Also found in: Medical.


n.1.(Chem.) A volatile, pungent, liquid hydrocarbon, C6H10, consisting of two allyl radicals.
Webster's Revised Unabridged Dictionary, published 1913 by G. & C. Merriam Co.
Mentioned in ?
References in periodicals archive ?
Inhibition of hepatocarcinogenic responses to 1,2-dimethylhydrazine by diallyl sulfide, a component of garlic oil.
In a study from New Zealand, scientists fed rats with varying doses of diallyl disulphide, a chemical found in garlic.
Studies performed at Anderson Hospital in Houston found that mice developed 75% fewer tumors when given diallyl sulfide, a component of garlic, prior to exposure to a colon-specific carcinogen.
Synthetic polymers for coagulant applications have two predominant chemistries: poly DADMAC and EPIXDMA (dimethyl diallyl diammoniumchloride and epichlorohydrin/dimethyl amine, respectively).
Sundaram described how diallyl disulfide (DADS), an oil-soluble, sulfur compound present in processed garlic, depressed the growth of the human cancer cells or killed them.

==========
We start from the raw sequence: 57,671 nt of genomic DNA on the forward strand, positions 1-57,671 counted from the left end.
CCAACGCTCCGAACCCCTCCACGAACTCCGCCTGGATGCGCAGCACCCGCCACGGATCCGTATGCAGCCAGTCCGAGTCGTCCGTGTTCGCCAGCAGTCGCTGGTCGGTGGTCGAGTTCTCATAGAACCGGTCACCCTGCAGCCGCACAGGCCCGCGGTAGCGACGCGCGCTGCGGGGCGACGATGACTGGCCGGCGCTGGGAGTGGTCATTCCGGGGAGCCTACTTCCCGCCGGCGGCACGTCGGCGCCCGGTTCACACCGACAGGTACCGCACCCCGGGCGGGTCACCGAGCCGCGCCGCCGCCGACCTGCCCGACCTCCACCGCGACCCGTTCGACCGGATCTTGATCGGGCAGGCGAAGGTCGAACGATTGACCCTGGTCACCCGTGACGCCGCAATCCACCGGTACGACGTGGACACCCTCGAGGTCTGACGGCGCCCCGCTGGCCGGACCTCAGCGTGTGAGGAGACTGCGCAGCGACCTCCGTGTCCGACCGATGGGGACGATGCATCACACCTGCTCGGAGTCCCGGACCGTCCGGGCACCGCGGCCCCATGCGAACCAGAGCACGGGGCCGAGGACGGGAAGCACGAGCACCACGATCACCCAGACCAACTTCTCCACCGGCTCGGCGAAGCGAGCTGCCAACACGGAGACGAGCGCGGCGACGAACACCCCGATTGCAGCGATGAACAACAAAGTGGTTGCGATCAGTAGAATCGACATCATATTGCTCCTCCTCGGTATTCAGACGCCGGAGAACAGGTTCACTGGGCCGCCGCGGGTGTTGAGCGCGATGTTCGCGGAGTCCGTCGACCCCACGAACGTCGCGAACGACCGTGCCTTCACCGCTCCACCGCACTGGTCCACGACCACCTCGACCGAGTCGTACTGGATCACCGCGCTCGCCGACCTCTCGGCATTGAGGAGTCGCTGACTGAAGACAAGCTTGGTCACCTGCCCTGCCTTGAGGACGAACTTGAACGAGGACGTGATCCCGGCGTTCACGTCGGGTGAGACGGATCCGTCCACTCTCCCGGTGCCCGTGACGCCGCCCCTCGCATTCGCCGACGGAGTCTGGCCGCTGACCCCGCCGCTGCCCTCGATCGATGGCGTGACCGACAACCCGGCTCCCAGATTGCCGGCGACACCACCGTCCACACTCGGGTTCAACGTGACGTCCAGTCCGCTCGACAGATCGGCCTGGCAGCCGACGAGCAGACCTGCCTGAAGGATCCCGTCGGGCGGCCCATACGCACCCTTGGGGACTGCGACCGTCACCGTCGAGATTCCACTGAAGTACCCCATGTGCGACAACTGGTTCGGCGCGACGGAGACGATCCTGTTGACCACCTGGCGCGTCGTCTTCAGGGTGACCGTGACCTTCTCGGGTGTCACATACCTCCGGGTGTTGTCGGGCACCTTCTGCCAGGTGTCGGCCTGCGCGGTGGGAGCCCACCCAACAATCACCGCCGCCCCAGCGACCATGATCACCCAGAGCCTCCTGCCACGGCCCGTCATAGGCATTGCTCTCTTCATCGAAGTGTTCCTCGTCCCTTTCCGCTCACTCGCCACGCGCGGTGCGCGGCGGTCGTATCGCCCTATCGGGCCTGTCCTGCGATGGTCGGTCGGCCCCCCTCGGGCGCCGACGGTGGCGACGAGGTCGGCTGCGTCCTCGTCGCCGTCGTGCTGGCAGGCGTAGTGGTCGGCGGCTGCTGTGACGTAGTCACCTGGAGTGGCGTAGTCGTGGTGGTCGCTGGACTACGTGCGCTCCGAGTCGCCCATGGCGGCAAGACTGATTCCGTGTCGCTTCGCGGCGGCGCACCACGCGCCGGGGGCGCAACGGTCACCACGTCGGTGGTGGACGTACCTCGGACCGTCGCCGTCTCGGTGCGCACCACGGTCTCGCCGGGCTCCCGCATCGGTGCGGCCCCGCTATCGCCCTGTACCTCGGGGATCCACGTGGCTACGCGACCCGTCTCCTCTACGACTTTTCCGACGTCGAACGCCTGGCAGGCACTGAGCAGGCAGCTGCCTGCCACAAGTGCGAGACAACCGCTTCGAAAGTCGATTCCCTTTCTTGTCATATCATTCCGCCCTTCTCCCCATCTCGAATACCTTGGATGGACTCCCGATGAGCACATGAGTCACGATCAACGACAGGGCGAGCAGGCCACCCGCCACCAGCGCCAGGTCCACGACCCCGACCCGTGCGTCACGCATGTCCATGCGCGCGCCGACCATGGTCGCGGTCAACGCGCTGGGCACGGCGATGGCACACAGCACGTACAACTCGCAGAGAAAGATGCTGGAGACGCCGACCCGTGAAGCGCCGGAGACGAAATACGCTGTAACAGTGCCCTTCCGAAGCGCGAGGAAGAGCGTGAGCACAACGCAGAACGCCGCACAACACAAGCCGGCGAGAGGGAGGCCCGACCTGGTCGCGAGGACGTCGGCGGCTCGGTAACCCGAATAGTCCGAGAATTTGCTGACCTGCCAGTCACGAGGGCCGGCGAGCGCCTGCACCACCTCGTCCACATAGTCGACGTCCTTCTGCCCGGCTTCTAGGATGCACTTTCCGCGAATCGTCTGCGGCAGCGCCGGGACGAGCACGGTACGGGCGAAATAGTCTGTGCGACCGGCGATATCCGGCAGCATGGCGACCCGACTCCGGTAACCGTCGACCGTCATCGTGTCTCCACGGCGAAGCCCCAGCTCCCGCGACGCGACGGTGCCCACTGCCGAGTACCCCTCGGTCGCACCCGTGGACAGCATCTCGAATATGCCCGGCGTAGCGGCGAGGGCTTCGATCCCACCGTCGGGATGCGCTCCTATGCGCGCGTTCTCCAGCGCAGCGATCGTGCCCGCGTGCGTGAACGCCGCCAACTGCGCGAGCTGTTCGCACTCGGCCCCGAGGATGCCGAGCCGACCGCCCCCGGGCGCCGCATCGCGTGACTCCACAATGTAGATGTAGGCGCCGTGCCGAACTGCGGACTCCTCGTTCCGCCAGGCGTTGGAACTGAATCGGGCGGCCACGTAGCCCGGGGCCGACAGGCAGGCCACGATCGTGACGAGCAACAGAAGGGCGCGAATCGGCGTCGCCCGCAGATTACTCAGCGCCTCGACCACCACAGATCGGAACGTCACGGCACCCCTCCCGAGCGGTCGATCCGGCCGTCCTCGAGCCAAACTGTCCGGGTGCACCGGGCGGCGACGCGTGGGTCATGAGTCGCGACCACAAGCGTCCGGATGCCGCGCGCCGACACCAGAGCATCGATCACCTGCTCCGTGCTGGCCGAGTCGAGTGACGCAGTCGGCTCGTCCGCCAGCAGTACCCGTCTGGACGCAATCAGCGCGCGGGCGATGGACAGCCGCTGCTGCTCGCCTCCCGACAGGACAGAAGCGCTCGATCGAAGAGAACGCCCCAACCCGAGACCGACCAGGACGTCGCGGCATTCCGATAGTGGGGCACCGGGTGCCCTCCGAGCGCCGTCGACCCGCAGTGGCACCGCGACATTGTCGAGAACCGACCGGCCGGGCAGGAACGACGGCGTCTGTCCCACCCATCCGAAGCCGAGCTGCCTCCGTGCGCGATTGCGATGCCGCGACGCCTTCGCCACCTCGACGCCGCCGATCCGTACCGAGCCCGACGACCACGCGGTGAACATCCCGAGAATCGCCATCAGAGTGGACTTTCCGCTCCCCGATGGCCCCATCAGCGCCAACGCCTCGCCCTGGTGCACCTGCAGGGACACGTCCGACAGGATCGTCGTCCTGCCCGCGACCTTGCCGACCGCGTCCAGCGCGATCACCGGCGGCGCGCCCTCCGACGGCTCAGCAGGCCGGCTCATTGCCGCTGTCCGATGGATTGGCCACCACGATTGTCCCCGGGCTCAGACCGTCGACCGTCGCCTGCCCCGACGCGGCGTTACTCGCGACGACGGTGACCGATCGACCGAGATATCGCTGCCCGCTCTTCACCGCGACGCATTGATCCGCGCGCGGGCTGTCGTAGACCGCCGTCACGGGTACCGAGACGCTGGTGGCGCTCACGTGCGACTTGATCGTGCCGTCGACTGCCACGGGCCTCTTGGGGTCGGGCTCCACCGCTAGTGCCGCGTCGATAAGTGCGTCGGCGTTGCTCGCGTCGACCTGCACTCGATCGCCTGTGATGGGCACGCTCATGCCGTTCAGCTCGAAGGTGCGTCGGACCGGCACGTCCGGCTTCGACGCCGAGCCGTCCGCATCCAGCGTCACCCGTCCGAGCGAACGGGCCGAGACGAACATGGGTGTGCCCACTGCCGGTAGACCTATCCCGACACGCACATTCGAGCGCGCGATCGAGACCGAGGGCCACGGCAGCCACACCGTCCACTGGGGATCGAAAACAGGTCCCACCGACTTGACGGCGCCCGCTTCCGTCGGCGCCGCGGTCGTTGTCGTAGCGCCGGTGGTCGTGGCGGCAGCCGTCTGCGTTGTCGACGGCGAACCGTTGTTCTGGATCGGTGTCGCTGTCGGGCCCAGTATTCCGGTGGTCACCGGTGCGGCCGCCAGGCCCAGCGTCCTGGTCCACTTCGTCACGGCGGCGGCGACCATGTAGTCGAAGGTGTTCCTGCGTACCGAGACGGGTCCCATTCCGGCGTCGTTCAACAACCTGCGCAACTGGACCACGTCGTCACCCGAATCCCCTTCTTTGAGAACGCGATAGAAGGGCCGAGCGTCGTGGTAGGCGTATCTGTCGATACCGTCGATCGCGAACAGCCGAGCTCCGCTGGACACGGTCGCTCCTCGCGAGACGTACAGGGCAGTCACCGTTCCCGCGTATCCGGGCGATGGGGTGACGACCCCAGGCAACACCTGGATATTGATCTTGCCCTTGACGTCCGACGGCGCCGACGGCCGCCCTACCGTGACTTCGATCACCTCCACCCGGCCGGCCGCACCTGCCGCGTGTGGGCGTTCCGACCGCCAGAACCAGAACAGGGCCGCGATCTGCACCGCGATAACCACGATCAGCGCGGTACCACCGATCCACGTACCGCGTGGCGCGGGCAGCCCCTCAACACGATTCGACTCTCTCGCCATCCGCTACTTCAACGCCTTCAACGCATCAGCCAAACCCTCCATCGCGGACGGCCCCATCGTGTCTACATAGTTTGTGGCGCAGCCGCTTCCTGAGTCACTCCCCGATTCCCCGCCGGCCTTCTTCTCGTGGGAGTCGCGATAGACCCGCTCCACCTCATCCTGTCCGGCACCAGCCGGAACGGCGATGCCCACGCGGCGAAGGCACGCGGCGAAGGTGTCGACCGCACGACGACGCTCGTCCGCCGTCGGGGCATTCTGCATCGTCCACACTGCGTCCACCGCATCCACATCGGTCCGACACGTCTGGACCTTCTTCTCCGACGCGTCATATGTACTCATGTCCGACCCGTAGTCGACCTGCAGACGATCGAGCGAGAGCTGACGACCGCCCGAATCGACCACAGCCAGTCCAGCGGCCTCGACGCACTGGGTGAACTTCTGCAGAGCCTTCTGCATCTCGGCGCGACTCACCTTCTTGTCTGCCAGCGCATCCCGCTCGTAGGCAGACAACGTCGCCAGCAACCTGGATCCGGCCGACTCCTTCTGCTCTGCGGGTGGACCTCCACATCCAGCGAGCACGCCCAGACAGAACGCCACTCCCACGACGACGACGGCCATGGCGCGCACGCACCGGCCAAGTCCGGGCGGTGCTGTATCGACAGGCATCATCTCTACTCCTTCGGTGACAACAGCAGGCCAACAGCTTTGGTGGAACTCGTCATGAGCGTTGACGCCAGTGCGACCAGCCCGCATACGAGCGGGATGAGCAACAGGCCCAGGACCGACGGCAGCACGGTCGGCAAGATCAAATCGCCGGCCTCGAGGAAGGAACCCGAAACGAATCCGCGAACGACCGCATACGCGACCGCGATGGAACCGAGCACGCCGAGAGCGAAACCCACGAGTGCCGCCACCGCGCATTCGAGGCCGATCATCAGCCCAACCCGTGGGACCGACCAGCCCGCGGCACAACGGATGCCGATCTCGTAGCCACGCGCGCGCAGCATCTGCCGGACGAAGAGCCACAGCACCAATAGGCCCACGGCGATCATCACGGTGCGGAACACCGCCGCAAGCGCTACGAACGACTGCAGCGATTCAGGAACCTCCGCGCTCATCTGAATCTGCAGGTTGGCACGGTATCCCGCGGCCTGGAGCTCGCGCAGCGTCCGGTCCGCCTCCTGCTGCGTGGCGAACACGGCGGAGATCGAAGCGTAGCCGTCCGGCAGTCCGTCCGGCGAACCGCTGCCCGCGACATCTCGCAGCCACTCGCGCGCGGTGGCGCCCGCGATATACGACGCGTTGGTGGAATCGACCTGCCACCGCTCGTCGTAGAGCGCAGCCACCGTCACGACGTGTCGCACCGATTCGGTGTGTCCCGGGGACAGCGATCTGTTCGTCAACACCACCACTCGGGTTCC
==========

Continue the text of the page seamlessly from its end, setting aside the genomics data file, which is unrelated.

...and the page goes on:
To eliminate field problems with broken and cracked high voltage connectors, the brittle diallyl orthophthalate material has been replaced by a glass-reinforced polythermide resin.
However, if you were to take that same amount of garlic and administer one of its compounds, such as diallyl sulfide, in pure form in a gelatin capsule, you'd have a drug, not a food.
Upon analyzing this oil, pioneering French and' German investigators successfully identified the family of sulphur-containing compounds that include diallyl sulphides, which remain the focal point for present-day researchers like Xiaonan Lu of the University of British Columbia.
The active constituents of GC are Sulfur-containing compounds that in this plant called Diallyl Disulfide (Allicin) and glucosinolates (GLS) that are Cancer prevention materials (Mazloom et al., 2013).
Lee and colleagues studied the efficacy of diallyl disulfide (DADS), a secondary component derived from garlic, in amelioration of C[Cl.sub.4]-induced acute liver injury.
Daily oral administration of garlic extract (50% and 100%), diallyl sulphides (5% and 10%), and diallyl disulphide (0.5% and 1%) and its diallyl sulphides in experimental rats was shown to protect mice against MRSA systemic infection [35].
Organosulfur compounds (OSCs) are the major active components in garlic, including the oil-soluble compounds, such as diallyl sulfide (DAS), diallyl disulfide (DADS), diallyl trisulfide (DATS), and water-soluble fractions containing S-allylcysteine (SAC) and S-allylmercaptocysteine (SAMC) [6].